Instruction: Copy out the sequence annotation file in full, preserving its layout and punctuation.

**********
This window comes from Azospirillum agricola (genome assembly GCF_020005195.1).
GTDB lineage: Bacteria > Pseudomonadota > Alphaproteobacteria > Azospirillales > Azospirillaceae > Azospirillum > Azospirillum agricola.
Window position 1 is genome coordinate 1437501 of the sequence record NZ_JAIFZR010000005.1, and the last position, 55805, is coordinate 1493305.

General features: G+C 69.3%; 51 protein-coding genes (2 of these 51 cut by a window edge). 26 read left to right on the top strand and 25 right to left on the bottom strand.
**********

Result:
This window comes from Azospirillum agricola (genome assembly GCF_020005195.1).
GTDB lineage: Bacteria > Pseudomonadota > Alphaproteobacteria > Azospirillales > Azospirillaceae > Azospirillum > Azospirillum agricola.
Window position 1 is genome coordinate 1437501 of the sequence record NZ_JAIFZR010000005.1, and the last position, 55805, is coordinate 1493305.

General features: G+C 69.3%; 51 protein-coding genes (2 of these 51 cut by a window edge). 26 read left to right on the top strand and 25 right to left on the bottom strand.